John BROWN and Bruce A. Julseth are 4th cousins 4 times removed

Common ancestors are
John OWEN (25 Dec 1624 - 18 Feb 1698) and Rebecca WADE (Abt 1629 - 3 Dec 1711)

Isaac Owen
(27 May 1670 - 13 Jun 1736)
Siblings Joseph Owen
(23 Oct 1660 - 1735/1740)
Elijah Owen
(7 Oct 1706 - 22 Sep 1741)
1st Cousin Joseph Owen
(29 Jan 1685 - 9 Sep 1758)
Hannah Owen
(17 Jul 1749 - 18 May 1831)
2nd Cousin Ruth Owen
(Abt 1720 - )
Owen Brown
(16 Feb 1771 - 8 May 1856)
3rd Cousin Charles Tupper
(30 Mar 1743 - 1844)
John Brown
(9 May 1800 - 2 Dec 1859)
4th Cousin Abraham Tupper
(1780 - 1840)
  5th Cousin John H. Tupper Sr.
(30 May 1817 - 5 Apr 1893)
  6th Cousin Anna Inez Tupper
(6 Jun 1868 - 24 Jun 1934)
  7th Cousin Helen Isobel Bullard
(10 Dec 1906 - 23 May 1993)
  8th Cousin Bruce Allan Julseth
(28 Mar 1936 - )

Biography complements of Wikipedia

John Brown (May 9, 1800 – December 2, 1859) was an abolitionist who used violent actions to fight slavery in the United States.[1] During 1856 in Kansas, Brown commanded forces at the Battle of Black Jack and the Battle of Osawatomie.[1] Brown's followers also killed five pro-slavery supporters at Pottawatomie.[1] In 1859, Brown led an unsuccessful raid on the federal armory at Harpers Ferry that ended with his capture.[1] Brown's trial resulted in his conviction and a sentence for death by hanging.[1]

Brown's attempt in 1859 to start a liberation movement among enslaved African Americans in Harpers Ferry, Virginia electrified the nation. He was tried for treason against the Commonwealth of Virginia, the murder of five pro-slavery Southerners, and inciting a slave insurrection, found guilty on all counts, and was hanged. Southerners alleged that his rebellion was the tip of the abolitionist iceberg and represented the wishes of the Republican Party to end slavery. Historians agree that the Harpers Ferry raid in 1859 escalated tensions that, a year later, led to secession and the American Civil War.

Brown first gained attention when he led small groups of volunteers during the Bleeding Kansas crisis. Unlike most other Northerners, who advocated peaceful resistance to the pro-slavery faction, Brown demanded violent action in response to Southern aggression. He believed he was the instrument of God's wrath in punishing men for the sin of owning slaves.[2]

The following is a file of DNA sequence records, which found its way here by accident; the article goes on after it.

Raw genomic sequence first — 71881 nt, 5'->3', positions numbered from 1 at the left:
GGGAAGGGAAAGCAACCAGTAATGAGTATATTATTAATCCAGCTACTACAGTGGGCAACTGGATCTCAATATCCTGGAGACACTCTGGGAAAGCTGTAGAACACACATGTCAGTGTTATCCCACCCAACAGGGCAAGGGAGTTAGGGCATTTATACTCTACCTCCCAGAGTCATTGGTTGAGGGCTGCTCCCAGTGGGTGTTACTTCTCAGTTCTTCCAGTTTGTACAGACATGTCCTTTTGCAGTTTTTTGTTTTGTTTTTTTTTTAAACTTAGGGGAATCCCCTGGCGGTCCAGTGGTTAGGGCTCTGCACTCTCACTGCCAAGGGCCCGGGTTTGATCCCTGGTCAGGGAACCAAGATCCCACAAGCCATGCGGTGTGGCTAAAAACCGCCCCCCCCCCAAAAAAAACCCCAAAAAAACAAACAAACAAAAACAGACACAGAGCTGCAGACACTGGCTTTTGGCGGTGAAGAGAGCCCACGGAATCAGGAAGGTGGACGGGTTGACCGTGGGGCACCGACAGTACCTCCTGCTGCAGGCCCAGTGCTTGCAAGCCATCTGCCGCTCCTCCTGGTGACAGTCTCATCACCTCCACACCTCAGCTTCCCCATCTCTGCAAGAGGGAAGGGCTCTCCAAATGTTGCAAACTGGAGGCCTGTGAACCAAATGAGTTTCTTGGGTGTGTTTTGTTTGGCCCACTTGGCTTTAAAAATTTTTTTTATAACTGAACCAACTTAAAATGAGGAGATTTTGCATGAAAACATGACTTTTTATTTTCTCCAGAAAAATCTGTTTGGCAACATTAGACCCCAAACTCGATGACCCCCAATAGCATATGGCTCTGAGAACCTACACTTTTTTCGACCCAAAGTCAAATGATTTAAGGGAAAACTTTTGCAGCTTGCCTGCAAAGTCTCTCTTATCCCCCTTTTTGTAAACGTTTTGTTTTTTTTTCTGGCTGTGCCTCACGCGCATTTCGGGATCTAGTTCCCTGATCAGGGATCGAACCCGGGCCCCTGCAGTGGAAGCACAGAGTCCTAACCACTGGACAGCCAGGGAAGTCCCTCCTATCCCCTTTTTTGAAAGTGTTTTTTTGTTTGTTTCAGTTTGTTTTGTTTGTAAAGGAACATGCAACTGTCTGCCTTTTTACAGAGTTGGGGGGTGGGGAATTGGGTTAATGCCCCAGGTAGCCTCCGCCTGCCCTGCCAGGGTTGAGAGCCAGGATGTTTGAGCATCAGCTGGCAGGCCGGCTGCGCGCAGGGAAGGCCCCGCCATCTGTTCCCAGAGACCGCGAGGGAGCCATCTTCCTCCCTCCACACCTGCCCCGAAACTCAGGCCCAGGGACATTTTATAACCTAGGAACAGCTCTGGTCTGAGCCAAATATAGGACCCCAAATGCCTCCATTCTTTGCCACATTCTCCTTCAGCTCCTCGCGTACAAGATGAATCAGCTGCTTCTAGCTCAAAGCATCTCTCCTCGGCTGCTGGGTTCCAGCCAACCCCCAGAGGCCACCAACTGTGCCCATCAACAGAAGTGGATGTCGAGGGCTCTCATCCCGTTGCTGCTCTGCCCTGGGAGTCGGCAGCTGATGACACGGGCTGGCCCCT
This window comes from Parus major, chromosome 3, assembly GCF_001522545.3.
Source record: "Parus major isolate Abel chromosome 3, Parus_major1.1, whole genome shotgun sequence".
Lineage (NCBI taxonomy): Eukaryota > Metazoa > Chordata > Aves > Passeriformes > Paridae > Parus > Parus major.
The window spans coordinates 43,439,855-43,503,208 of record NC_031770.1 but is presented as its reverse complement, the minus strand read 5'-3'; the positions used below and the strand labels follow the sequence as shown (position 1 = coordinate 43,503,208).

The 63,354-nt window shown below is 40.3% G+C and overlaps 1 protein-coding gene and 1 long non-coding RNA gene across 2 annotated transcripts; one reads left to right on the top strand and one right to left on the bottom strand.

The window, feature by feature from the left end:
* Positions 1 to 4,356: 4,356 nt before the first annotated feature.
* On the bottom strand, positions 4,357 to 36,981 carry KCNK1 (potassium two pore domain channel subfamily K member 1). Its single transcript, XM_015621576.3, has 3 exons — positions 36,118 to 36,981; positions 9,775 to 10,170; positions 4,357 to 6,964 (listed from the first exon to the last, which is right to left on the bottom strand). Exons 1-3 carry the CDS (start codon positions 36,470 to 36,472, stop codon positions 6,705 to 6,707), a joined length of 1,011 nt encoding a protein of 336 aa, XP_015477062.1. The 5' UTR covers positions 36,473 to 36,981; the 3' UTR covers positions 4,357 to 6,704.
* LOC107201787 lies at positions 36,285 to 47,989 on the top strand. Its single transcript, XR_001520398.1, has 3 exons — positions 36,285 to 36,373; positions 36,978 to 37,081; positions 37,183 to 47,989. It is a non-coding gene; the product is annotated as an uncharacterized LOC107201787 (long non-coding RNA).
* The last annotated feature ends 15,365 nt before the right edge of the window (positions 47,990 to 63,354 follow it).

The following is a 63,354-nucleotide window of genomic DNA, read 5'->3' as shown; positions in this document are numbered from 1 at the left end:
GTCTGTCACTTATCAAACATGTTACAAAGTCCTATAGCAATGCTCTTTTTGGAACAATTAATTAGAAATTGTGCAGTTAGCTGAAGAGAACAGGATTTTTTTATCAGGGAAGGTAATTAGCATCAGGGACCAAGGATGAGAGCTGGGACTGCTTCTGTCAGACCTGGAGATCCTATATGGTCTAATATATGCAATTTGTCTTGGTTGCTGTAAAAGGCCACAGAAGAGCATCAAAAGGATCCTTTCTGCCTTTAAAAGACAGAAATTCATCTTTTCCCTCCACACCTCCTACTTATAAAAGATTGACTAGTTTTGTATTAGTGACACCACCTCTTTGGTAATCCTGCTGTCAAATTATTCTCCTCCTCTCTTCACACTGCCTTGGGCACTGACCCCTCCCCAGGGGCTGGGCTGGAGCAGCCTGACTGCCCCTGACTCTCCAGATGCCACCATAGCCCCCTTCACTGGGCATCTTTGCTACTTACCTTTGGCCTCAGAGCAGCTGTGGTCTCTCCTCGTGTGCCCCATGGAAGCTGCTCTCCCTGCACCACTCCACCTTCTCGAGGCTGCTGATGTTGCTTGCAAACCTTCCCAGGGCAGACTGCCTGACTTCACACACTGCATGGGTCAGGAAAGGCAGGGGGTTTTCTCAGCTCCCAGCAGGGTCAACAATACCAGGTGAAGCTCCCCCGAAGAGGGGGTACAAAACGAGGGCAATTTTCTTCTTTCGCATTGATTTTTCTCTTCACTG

Dissatisfied with the pacifism encouraged by the organized abolitionist movement, he said, "These men are all talk. What we need is action—action!" [3] During the Kansas campaign he and his supporters killed five pro-slavery southerners in what became known as the Pottawatomie Massacre in May 1856 in response to the raid of the "free soil" city of Lawrence. In 1859 he led a raid on the federal armory at Harpers Ferry. During the raid, he seized the armory; seven people were killed, and ten or more were injured. He intended to arm slaves with weapons from the arsenal, but the attack failed. Within 36 hours, Brown's men had fled or been killed or captured by local pro slavery farmers, militiamen, and U.S. Marines led by Robert E. Lee. Brown's subsequent capture by federal forces seized the nation's attention, as Southerners feared it was just the first of many Northern plots to cause a slave rebellion that might endanger their lives, while Republicans dismissed the notion and said they would not interfere with slavery in the South.[4]

Historians agree John Brown played a major role in the start of the Civil War. Historian David Potter (1976) said the emotional effect of Brown's raid was greater than the philosophical effect of the Lincoln–Douglas debates, and that his raid revealed a deep division between North and South.[5] Brown's actions prior to the Civil War as an abolitionist, and the tactics he chose, still make him a controversial figure today. He is sometimes memorialized as a heroic martyr and a visionary and sometimes vilified as a madman and a terrorist.[6] Historians debate whether he was "America's first domestic terrorist".[7]

Some writers, such as Bruce Olds, describe him as a monomaniacal zealot, others, such as Stephen B. Oates, regard him as "one of the most perceptive human beings of his generation." David S. Reynolds hails the man who "killed slavery, sparked the civil war, and seeded civil rights" and Richard Owen Boyer emphasizes that Brown was "an American who gave his life that millions of other Americans might be free."[8] The song "John Brown's Body" made him a heroic martyr and was a popular Union marching song during the Civil War.

<- Return